LINCOLN, Maine — Two Lincoln men might face charges for their confrontation with a Tennessee truck driver just before his fatal heart attack in a downtown parking lot, Police Chief William Flagg said Friday.
An autopsy conducted Friday showed that Brian Steven Isdell, 55, of Mountain City, Tenn., died of natural causes brought on by heart disease, but the two persons of interest, unnamed men 18 or 19 years old, might still face charges, Flagg said. He said they would not be homicide charges.
“Lincoln police will review this case with the District Attorney’s Office in Bangor to see if any other charges surrounding this altercation are warranted. That is expected to occur next week,” Flagg said Friday. “Any decisions on charges will be made after that.”
Flagg and Stephen McCausland, spokesman for the Maine Department of Public Safety, declined to identify the men, the charges they might face or what prompted their confrontation with Isdell, whose destination was the Katahdin Avenue tissue mill.
Police Officer Patty McLaughlin found Isdell lying in a parking lot at Lake and Main streets at about 3 a.m. Thursday. His truck was parked at Mechanic and Main streets on the opposite side of the football-field-sized lot with its motor running and lights on.
McLaughlin’s discovery occurred within seven minutes of the truck’s arrival at the scene, Flagg said. Investigators have fairly exact times because a surveillance camera from a local business recorded the truck’s arrival. Penobscot County Regional Communications Center dispatchers also logged McLaughlin’s radio call for medical assistance.
“She discovered this scene because she was out there doing good police work during the late hours,” Flagg said.
McLaughlin and Penobscot Valley Hospital ambulance attendants worked to save Isdell, but he was pronounced dead at the Lincoln hospital. Isdell’s death, and reports of the confrontation, led local and state police to seal off the entire Mechanic and Lake streets block for most of Thursday morning.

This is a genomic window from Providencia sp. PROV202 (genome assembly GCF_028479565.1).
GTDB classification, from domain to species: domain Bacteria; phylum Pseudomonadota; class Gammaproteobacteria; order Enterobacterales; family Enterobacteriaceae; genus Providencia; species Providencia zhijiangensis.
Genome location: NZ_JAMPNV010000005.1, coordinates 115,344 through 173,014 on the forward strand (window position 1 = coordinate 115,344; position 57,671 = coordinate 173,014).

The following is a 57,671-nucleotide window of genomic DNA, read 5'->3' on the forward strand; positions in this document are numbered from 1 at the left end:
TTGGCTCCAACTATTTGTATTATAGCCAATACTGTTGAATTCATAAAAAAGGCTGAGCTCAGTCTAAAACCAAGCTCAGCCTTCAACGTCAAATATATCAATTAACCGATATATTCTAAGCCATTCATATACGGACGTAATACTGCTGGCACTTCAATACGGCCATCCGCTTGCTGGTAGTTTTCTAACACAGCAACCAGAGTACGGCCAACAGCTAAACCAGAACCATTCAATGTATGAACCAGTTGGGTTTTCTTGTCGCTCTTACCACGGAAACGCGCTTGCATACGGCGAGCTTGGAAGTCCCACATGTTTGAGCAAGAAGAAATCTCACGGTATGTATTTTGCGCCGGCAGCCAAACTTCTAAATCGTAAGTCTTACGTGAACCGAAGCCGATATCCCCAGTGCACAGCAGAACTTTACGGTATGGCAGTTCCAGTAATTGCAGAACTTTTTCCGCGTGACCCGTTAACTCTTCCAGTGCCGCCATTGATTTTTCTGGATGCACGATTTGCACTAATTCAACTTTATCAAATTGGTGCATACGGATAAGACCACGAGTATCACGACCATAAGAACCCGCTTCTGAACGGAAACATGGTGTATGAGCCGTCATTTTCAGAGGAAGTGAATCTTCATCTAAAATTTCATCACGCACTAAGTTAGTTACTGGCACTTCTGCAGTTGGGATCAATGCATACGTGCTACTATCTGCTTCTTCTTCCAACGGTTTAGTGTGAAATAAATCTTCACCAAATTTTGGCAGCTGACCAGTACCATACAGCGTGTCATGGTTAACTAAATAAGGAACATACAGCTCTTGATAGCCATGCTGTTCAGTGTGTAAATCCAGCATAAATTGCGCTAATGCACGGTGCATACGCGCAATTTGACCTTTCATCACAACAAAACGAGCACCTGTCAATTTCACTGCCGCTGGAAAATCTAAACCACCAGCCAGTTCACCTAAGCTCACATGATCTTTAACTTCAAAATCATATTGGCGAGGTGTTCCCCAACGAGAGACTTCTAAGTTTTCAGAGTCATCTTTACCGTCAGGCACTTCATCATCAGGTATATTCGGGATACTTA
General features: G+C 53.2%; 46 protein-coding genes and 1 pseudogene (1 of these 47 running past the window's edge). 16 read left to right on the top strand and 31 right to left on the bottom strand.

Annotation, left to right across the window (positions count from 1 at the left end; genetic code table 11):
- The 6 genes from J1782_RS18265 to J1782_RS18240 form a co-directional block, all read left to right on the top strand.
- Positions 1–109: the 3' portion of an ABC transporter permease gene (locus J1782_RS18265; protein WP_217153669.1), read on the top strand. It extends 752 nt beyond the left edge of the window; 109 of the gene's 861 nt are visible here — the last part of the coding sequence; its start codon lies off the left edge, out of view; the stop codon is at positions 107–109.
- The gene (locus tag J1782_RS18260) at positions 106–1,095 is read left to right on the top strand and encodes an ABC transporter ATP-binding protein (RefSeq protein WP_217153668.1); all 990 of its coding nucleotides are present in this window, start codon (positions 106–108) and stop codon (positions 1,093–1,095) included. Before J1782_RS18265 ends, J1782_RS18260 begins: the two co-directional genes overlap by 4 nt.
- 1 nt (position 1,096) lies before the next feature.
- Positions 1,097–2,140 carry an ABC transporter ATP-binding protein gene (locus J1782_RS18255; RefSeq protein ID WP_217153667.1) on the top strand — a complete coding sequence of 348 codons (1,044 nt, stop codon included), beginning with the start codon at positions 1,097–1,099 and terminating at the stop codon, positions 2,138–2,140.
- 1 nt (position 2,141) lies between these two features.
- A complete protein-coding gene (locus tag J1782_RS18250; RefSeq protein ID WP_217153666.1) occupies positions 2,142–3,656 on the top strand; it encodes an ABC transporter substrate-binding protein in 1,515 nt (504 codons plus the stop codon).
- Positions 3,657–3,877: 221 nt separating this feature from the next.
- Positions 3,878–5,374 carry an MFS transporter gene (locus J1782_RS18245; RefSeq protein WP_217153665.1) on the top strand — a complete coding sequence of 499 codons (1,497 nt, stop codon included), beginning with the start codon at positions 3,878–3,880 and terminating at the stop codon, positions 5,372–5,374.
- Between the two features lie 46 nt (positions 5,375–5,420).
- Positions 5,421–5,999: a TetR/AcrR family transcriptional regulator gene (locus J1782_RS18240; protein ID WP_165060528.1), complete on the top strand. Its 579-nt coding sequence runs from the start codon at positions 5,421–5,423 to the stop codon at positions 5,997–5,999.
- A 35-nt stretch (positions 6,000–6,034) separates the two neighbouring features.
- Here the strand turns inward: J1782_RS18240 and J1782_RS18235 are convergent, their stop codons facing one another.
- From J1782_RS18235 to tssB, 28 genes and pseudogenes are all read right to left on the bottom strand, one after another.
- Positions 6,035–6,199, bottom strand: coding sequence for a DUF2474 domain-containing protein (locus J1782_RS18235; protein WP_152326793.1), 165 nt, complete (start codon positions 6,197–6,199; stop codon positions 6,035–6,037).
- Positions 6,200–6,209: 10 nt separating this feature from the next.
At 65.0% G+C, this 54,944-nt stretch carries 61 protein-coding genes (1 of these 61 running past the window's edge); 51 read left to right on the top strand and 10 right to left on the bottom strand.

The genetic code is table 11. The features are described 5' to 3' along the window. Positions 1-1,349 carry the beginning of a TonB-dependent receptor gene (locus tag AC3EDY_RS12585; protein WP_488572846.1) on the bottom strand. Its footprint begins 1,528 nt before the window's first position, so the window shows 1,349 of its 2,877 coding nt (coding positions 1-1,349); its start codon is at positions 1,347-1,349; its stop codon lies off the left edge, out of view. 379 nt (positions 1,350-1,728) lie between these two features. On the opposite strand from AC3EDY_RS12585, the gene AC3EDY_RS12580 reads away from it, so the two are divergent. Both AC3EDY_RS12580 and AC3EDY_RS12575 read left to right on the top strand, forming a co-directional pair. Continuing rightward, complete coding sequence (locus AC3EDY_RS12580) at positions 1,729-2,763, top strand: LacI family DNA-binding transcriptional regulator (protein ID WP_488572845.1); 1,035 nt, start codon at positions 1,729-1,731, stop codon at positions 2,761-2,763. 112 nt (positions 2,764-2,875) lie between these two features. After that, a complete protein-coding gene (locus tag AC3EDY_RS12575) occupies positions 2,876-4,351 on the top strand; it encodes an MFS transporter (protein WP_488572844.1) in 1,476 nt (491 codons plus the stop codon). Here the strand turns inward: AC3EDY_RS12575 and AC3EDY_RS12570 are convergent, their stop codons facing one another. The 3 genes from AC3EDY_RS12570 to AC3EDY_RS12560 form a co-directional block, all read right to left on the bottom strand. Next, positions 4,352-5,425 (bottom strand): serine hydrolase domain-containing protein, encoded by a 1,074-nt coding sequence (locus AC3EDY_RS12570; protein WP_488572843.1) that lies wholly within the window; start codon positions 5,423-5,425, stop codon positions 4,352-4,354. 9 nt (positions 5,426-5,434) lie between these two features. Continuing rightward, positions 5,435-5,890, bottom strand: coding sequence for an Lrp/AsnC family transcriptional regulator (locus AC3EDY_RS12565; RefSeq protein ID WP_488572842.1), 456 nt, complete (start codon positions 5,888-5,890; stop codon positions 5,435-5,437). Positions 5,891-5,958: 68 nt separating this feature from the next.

Given that their responsibility is to investigate homicides, state police turned over the investigation when that possibility was eliminated by the autopsy, McCausland said.
“We had to be sure, based on the information that we had, what his cause of death was,” Flagg said. “We knew that some sort of altercation had occurred between Mr. Isdell and one or more of the teenagers during the moments near his death, so we had to treat it as a crime scene.”
Mechanic Street residents said they heard what sounded like fights among several teens, possibly over a cell phone, in the parking lot. They believed that incident occurred shortly before the truck’s arrival.
Several residents expressed the belief that Isdell died after a confrontation with teens in the parking lot sparked by the teens throwing objects at the truck. The parking lot is a hangout for teenagers and alcohol consumption, cocaine and marijuana use, and drug dealing regularly occur there, area teenagers said. Police occasionally have been called to handle incidents there.
“All I heard was a bunch of kids screeching about a BlackBerry,” said one man, who declined to identify himself. “Then, the next thing I know, one of them was crying.”
Investigators interviewed about 30 people, including the two teens, who were cooperative, Flagg said.
“There are a lot of rumors going around town about what happened here and how police responded [poorly],” Flagg said. “It’s important for people to understand that the police working on this case are doing an excellent job. I would encourage people to trust their town police officers. They did very good work in the way they handled this case.”
Isdell’s sudden death will hit his family hard, said his brother, 54-year-old Daniel Isdell of San Jose, Calif. The younger Isdell described his brother as a down-to-earth, laid-back blue-collar man with a heavy Southern accent who loved his family — he has two teenage sons — and driving trucks.
Brian Isdell was also physically big, standing about 6 feet, 4 inches tall and beefy, his brother said.
“He was a really great person who loved helping his neighbors and being with his sons,” Daniel Isdell said Friday. “He was what you’d call a good ol’ boy, in the best sense of the term.”
As with so many other truck drivers, Isdell’s work was curtailed by skyrocketing diesel fuel prices, his brother said. Brian Isdell was forced to park his own rig and haul for other companies, usually on shorter, more local routes in the Tennessee area, Daniel Isdell said. The truck Lincoln police found apparently was owned by Jeff Nelson Trucking of Mountain City, Tenn.
Daniel Isdell used to see his brother once a year or so, but the high prices forced Brian, whom everybody called Steve, to curtail his visits.
The brothers, who were born in Washington, D.C., and grew up in Florida, hadn’t seen one another in three years.